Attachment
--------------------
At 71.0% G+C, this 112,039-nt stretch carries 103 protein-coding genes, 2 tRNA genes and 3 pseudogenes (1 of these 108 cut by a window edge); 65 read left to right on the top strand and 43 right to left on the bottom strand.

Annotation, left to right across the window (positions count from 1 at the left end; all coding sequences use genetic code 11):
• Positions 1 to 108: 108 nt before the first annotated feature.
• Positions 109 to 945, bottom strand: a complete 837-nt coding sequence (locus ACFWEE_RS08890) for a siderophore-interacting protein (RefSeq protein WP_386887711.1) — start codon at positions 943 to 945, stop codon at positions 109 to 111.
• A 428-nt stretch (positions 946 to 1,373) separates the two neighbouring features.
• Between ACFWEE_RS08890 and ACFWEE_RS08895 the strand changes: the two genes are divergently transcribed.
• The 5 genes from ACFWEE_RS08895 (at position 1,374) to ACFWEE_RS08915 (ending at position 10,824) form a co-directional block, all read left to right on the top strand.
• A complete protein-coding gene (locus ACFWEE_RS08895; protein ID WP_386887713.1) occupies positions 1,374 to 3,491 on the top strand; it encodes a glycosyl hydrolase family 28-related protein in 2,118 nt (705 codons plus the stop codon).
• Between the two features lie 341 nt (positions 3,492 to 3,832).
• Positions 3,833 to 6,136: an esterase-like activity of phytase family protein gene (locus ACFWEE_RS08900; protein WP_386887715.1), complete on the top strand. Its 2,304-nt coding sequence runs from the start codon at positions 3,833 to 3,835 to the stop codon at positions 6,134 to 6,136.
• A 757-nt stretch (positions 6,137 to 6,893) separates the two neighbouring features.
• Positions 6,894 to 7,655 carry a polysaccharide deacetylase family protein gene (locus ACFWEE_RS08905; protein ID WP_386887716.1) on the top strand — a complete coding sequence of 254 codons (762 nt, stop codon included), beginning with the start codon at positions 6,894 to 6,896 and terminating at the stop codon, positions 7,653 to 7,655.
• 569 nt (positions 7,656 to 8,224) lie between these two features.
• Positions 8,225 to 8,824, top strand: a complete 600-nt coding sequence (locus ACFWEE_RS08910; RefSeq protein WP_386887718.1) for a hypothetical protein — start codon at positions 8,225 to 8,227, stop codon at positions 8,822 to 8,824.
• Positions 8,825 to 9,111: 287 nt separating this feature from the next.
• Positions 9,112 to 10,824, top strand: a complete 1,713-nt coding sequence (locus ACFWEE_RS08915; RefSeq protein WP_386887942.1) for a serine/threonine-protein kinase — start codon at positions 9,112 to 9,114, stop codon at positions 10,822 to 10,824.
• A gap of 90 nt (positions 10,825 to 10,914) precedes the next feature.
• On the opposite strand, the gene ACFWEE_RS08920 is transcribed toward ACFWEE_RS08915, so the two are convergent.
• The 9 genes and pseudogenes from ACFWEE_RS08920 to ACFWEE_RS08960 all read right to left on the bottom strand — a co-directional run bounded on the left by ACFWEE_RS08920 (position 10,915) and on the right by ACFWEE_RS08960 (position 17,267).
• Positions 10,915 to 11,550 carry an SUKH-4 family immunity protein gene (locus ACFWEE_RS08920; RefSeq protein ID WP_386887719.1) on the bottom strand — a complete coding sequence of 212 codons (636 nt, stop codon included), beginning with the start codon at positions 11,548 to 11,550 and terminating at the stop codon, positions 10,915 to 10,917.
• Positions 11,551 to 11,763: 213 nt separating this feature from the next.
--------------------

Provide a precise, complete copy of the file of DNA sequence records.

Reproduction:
At 71.0% G+C, this 112,039-nt stretch carries 103 protein-coding genes, 2 tRNA genes and 3 pseudogenes (1 of these 108 cut by a window edge); 65 read left to right on the top strand and 43 right to left on the bottom strand.

Annotation, left to right across the window (positions count from 1 at the left end; all coding sequences use genetic code 11):
• Positions 1 to 108: 108 nt before the first annotated feature.
• Positions 109 to 945, bottom strand: a complete 837-nt coding sequence (locus ACFWEE_RS08890) for a siderophore-interacting protein (RefSeq protein WP_386887711.1) — start codon at positions 943 to 945, stop codon at positions 109 to 111.
• A 428-nt stretch (positions 946 to 1,373) separates the two neighbouring features.
• Between ACFWEE_RS08890 and ACFWEE_RS08895 the strand changes: the two genes are divergently transcribed.
• The 5 genes from ACFWEE_RS08895 (at position 1,374) to ACFWEE_RS08915 (ending at position 10,824) form a co-directional block, all read left to right on the top strand.
• A complete protein-coding gene (locus ACFWEE_RS08895; protein ID WP_386887713.1) occupies positions 1,374 to 3,491 on the top strand; it encodes a glycosyl hydrolase family 28-related protein in 2,118 nt (705 codons plus the stop codon).
• Between the two features lie 341 nt (positions 3,492 to 3,832).
• Positions 3,833 to 6,136: an esterase-like activity of phytase family protein gene (locus ACFWEE_RS08900; protein WP_386887715.1), complete on the top strand. Its 2,304-nt coding sequence runs from the start codon at positions 3,833 to 3,835 to the stop codon at positions 6,134 to 6,136.
• A 757-nt stretch (positions 6,137 to 6,893) separates the two neighbouring features.
• Positions 6,894 to 7,655 carry a polysaccharide deacetylase family protein gene (locus ACFWEE_RS08905; protein ID WP_386887716.1) on the top strand — a complete coding sequence of 254 codons (762 nt, stop codon included), beginning with the start codon at positions 6,894 to 6,896 and terminating at the stop codon, positions 7,653 to 7,655.
• 569 nt (positions 7,656 to 8,224) lie between these two features.
• Positions 8,225 to 8,824, top strand: a complete 600-nt coding sequence (locus ACFWEE_RS08910; RefSeq protein WP_386887718.1) for a hypothetical protein — start codon at positions 8,225 to 8,227, stop codon at positions 8,822 to 8,824.
• Positions 8,825 to 9,111: 287 nt separating this feature from the next.
• Positions 9,112 to 10,824, top strand: a complete 1,713-nt coding sequence (locus ACFWEE_RS08915; RefSeq protein WP_386887942.1) for a serine/threonine-protein kinase — start codon at positions 9,112 to 9,114, stop codon at positions 10,822 to 10,824.
• A gap of 90 nt (positions 10,825 to 10,914) precedes the next feature.
• On the opposite strand, the gene ACFWEE_RS08920 is transcribed toward ACFWEE_RS08915, so the two are convergent.
• The 9 genes and pseudogenes from ACFWEE_RS08920 to ACFWEE_RS08960 all read right to left on the bottom strand — a co-directional run bounded on the left by ACFWEE_RS08920 (position 10,915) and on the right by ACFWEE_RS08960 (position 17,267).
• Positions 10,915 to 11,550 carry an SUKH-4 family immunity protein gene (locus ACFWEE_RS08920; RefSeq protein ID WP_386887719.1) on the bottom strand — a complete coding sequence of 212 codons (636 nt, stop codon included), beginning with the start codon at positions 11,548 to 11,550 and terminating at the stop codon, positions 10,915 to 10,917.
• Positions 11,551 to 11,763: 213 nt separating this feature from the next.